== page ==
A foundation running a Turkish mosque in Rotterdam asked Muslims not to respond to "provocation" by a Dutch faction of the far-right movement PEGIDA as the latter plans a controversial rally.
Rotterdam Mayor Ahmed Aboutaleb has allowed the group to hold a BBQ party with pork dishes outside the mosque at the time of iftar, a dinner for Muslims to break the fast. Muslims are currently observing the fast of the month of Ramadan where they abstain from eating and drinking from dawn to dusk. Pork meat is "haram" or forbidden in Islam and far-right groups often throw pig's heads at mosques in Europe to insult Muslims.
The administration of Laleli Mosque run by the Diyanet Foundation of the Netherlands - a non-profit organization linked to Turkey's state-run religious authority- asked Muslims to be calm and not to yield to "provocation." PEGIDA sought to stage similar stunts in other Dutch cities including Utrecht, Gouda, The Hague and Arnhem but city halls there did not allow it to be held. The planned rally bears the title of "No Islam, Just Freedom" with an image of high-heeled shoe trampling on Muslim holy book Qur'an accompanying brochures to promote the event. The far-right group says they want to "show the true face of Islam."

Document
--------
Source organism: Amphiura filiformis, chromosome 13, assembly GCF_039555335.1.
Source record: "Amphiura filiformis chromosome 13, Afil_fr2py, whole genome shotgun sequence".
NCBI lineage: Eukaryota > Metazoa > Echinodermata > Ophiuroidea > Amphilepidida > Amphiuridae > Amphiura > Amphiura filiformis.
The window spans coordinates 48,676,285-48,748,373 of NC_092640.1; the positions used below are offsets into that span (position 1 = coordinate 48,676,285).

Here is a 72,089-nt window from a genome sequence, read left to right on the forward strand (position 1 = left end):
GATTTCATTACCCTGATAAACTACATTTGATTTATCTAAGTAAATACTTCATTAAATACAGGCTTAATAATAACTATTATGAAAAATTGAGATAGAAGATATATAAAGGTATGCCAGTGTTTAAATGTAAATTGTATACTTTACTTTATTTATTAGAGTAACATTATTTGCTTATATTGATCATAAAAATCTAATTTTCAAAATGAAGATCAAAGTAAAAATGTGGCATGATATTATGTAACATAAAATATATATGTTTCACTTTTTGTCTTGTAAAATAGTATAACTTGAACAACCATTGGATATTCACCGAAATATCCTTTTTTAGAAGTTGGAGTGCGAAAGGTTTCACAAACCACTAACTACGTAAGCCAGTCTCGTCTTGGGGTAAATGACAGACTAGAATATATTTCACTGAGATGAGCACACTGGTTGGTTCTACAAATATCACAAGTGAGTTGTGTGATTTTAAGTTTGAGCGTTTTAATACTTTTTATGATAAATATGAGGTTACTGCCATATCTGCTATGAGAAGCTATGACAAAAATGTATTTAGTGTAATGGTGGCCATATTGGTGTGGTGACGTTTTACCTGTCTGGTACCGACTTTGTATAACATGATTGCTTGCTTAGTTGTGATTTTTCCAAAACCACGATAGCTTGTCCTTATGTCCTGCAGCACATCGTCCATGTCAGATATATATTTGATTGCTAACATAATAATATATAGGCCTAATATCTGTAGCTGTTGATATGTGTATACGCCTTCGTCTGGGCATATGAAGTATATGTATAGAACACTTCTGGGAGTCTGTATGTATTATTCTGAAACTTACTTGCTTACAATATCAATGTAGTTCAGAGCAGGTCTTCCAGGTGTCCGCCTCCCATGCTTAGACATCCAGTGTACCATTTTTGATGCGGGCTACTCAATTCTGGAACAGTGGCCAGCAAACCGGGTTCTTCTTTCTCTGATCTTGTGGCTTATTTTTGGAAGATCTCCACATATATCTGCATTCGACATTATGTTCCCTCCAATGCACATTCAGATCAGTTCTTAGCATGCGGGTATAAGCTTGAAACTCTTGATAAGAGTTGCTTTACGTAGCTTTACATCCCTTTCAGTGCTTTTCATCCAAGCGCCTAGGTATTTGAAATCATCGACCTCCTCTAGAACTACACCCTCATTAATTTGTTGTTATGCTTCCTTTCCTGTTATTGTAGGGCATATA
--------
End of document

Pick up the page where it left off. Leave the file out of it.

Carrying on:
The Turkish foundation said it was operating in the Netherlands since 1982 and never came across "such unpleasant actions" before and was "determined to keep it that way." "Living together peacefully, respecting and supporting each other is a reality in our neighborhood. We will not allow it to be disrupted by the provocation of a small group," a written statement by the foundation says, while expressing concern about "any outside intervention to the demonstration by members of our congregation or others." "We cannot control people and we shared our concerns with the police. We believe they will do what is necessary against any possible unpleasant incidents," the statement said.
The Islamic houses of worship across Europe have endured dozens of far-right attacks since January as attackers attempted to arson them with Molotov cocktails or spray-painted terror symbols or racist slurs on the walls. Luckily, the attacks caused no casualties.
The European Islamophobia Report 2017 - unveiled by the Istanbul-based Foundation for Political, Economic and Social Research (SETA) on Wednesday - revealed 908 crimes, ranging from verbal and physical attacks to murder attempts, targeting Muslims in Germany, as well as 664 in Poland, 364 in the Netherlands, 256 in Austria, 121 in France, 56 in Denmark, and 36 in Belgium.
In April, far-right groups have attacked three mosques in the Netherlands. The extreme right-wing Rechts in Verzet group put up banners with Islamophobic content in the entrance of three mosques in Enschede and Houten provinces.
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